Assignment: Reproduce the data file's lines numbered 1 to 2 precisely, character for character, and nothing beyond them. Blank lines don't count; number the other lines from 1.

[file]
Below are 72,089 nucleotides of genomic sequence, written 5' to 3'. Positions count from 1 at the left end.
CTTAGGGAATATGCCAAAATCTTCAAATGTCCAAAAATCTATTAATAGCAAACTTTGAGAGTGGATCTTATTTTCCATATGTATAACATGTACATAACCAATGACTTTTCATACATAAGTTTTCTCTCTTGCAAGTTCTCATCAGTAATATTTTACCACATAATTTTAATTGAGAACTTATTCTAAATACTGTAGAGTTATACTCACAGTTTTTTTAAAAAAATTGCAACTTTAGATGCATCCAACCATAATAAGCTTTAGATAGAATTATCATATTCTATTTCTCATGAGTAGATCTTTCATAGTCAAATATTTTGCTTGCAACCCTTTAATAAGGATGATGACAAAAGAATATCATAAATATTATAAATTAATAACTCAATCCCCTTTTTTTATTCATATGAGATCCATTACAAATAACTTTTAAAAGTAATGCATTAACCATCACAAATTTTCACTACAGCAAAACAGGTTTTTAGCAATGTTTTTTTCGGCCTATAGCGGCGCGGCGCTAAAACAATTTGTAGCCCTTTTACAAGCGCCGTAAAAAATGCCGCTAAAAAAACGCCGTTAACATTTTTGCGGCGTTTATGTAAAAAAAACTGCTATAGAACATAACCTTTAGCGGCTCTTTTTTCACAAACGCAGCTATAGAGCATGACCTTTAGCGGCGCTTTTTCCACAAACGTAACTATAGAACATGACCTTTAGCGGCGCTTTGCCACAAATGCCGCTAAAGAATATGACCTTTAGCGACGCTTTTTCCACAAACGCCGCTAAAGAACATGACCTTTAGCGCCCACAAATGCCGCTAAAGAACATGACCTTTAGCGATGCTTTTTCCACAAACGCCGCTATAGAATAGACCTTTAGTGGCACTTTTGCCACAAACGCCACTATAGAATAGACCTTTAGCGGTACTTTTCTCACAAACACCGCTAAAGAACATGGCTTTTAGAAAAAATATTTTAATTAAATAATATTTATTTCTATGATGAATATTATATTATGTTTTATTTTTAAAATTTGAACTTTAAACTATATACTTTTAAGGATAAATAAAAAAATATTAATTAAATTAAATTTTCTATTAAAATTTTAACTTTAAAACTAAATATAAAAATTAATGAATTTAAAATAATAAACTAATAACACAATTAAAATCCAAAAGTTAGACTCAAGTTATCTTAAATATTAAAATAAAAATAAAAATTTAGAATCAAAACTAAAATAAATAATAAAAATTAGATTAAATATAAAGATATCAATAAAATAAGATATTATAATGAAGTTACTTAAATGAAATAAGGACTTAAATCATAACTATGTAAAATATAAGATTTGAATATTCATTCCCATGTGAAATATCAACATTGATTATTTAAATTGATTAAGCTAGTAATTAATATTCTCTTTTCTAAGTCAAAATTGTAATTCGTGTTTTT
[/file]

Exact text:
Below are 72,089 nucleotides of genomic sequence, written 5' to 3'. Positions count from 1 at the left end.
CTTAGGGAATATGCCAAAATCTTCAAATGTCCAAAAATCTATTAATAGCAAACTTTGAGAGTGGATCTTATTTTCCATATGTATAACATGTACATAACCAATGACTTTTCATACATAAGTTTTCTCTCTTGCAAGTTCTCATCAGTAATATTTTACCACATAATTTTAATTGAGAACTTATTCTAAATACTGTAGAGTTATACTCACAGTTTTTTTAAAAAAATTGCAACTTTAGATGCATCCAACCATAATAAGCTTTAGATAGAATTATCATATTCTATTTCTCATGAGTAGATCTTTCATAGTCAAATATTTTGCTTGCAACCCTTTAATAAGGATGATGACAAAAGAATATCATAAATATTATAAATTAATAACTCAATCCCCTTTTTTTATTCATATGAGATCCATTACAAATAACTTTTAAAAGTAATGCATTAACCATCACAAATTTTCACTACAGCAAAACAGGTTTTTAGCAATGTTTTTTTCGGCCTATAGCGGCGCGGCGCTAAAACAATTTGTAGCCCTTTTACAAGCGCCGTAAAAAATGCCGCTAAAAAAACGCCGTTAACATTTTTGCGGCGTTTATGTAAAAAAAACTGCTATAGAACATAACCTTTAGCGGCTCTTTTTTCACAAACGCAGCTATAGAGCATGACCTTTAGCGGCGCTTTTTCCACAAACGTAACTATAGAACATGACCTTTAGCGGCGCTTTGCCACAAATGCCGCTAAAGAATATGACCTTTAGCGACGCTTTTTCCACAAACGCCGCTAAAGAACATGACCTTTAGCGCCCACAAATGCCGCTAAAGAACATGACCTTTAGCGATGCTTTTTCCACAAACGCCGCTATAGAATAGACCTTTAGTGGCACTTTTGCCACAAACGCCACTATAGAATAGACCTTTAGCGGTACTTTTCTCACAAACACCGCTAAAGAACATGGCTTTTAGAAAAAATATTTTAATTAAATAATATTTATTTCTATGATGAATATTATATTATGTTTTATTTTTAAAATTTGAACTTTAAACTATATACTTTTAAGGATAAATAAAAAAATATTAATTAAATTAAATTTTCTATTAAAATTTTAACTTTAAAACTAAATATAAAAATTAATGAATTTAAAATAATAAACTAATAACACAATTAAAATCCAAAAGTTAGACTCAAGTTATCTTAAATATTAAAATAAAAATAAAAATTTAGAATCAAAACTAAAATAAATAATAAAAATTAGATTAAATATAAAGATATCAATAAAATAAGATATTATAATGAAGTTACTTAAATGAAATAAGGACTTAAATCATAACTATGTAAAATATAAGATTTGAATATTCATTCCCATGTGAAATATCAACATTGATTATTTAAATTGATTAAGCTAGTAATTAATATTCTCTTTTCTAAGTCAAAATTGTAATTCGTGTTTTT